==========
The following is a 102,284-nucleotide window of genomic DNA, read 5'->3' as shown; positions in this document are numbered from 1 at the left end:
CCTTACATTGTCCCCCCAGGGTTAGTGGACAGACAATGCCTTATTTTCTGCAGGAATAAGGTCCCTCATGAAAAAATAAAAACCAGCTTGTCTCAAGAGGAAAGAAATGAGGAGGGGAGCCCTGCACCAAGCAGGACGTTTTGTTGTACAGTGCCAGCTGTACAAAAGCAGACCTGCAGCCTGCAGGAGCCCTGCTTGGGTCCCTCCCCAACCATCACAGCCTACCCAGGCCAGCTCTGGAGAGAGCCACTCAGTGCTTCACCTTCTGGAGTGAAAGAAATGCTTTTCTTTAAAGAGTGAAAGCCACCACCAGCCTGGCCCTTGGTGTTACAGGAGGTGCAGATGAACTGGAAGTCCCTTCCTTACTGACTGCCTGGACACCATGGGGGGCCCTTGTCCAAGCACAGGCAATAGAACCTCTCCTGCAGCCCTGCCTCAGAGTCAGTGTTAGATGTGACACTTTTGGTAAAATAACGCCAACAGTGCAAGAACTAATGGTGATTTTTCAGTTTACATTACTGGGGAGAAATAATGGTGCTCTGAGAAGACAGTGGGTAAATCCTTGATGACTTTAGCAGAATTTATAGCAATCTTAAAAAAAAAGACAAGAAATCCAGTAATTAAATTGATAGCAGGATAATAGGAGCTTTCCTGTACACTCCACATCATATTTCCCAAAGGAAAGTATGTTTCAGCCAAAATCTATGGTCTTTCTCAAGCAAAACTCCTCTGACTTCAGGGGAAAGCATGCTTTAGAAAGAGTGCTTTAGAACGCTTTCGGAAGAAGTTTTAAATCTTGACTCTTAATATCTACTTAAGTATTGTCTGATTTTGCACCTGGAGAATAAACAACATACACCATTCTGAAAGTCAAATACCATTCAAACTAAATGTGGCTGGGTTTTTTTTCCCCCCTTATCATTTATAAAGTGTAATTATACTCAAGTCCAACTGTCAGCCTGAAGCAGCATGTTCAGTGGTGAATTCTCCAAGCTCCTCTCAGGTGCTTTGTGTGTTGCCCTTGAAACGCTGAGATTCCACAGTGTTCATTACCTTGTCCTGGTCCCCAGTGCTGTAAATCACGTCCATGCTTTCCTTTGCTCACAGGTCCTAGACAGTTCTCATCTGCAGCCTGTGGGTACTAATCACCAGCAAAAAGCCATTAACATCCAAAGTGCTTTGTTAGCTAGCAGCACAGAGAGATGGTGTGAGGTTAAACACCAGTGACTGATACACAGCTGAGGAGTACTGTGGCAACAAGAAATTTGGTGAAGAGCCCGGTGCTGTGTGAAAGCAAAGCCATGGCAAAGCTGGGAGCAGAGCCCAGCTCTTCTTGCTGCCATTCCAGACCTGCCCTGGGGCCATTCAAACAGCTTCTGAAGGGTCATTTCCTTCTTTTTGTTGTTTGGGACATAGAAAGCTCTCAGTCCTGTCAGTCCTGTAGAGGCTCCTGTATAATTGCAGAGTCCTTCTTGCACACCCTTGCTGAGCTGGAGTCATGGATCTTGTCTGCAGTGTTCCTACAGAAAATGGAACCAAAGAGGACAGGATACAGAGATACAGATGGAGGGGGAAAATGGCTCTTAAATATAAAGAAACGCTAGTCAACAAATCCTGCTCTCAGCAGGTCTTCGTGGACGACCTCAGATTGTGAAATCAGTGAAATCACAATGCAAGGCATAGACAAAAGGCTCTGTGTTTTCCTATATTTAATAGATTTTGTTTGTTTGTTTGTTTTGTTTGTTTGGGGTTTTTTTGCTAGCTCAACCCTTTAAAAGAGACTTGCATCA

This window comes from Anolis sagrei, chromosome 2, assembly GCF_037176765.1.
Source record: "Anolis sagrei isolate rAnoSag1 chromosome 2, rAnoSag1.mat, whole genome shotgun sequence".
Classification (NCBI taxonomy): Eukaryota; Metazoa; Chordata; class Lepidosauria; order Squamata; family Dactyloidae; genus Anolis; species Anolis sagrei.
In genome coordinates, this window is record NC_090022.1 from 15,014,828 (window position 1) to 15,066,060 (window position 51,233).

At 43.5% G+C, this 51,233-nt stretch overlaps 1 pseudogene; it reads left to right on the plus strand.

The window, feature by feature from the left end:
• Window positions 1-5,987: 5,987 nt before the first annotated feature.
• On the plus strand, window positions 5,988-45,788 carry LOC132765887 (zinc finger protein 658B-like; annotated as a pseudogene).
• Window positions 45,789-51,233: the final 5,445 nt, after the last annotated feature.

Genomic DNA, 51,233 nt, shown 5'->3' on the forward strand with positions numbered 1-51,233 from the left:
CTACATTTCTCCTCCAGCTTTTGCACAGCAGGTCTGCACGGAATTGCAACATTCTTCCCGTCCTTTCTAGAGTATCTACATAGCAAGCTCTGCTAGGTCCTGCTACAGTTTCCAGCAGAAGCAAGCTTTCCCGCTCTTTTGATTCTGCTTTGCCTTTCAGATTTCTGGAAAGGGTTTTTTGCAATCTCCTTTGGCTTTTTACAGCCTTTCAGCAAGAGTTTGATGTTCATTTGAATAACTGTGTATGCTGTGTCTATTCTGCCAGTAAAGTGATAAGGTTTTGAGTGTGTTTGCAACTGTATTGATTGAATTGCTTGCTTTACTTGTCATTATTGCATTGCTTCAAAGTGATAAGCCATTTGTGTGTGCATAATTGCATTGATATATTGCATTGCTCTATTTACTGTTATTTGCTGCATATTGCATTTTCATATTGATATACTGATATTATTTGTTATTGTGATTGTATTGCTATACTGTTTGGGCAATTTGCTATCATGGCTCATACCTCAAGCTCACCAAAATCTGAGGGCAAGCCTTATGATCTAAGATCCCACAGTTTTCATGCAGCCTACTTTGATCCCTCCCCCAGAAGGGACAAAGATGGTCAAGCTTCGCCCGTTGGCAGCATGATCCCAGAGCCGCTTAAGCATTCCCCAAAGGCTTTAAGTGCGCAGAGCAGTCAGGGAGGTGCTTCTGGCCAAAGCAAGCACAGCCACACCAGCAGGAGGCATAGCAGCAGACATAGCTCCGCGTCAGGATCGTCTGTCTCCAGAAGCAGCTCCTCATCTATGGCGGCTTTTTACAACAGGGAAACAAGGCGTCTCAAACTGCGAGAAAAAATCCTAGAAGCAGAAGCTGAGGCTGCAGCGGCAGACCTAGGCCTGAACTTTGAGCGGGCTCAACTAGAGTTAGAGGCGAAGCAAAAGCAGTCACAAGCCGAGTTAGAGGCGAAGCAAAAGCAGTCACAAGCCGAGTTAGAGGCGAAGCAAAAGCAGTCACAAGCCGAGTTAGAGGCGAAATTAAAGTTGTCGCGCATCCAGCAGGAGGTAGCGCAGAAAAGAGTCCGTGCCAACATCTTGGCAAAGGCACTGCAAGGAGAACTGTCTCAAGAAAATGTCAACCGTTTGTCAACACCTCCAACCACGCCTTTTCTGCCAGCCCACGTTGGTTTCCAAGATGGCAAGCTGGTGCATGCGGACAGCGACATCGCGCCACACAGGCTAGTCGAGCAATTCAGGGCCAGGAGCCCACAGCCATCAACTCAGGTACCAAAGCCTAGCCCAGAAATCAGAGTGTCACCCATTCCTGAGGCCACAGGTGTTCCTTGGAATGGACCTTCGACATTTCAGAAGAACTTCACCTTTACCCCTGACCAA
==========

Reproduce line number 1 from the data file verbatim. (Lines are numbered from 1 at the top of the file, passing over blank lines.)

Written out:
The following is a 102,284-nucleotide window of genomic DNA, read 5'->3' as shown; positions in this document are numbered from 1 at the left end: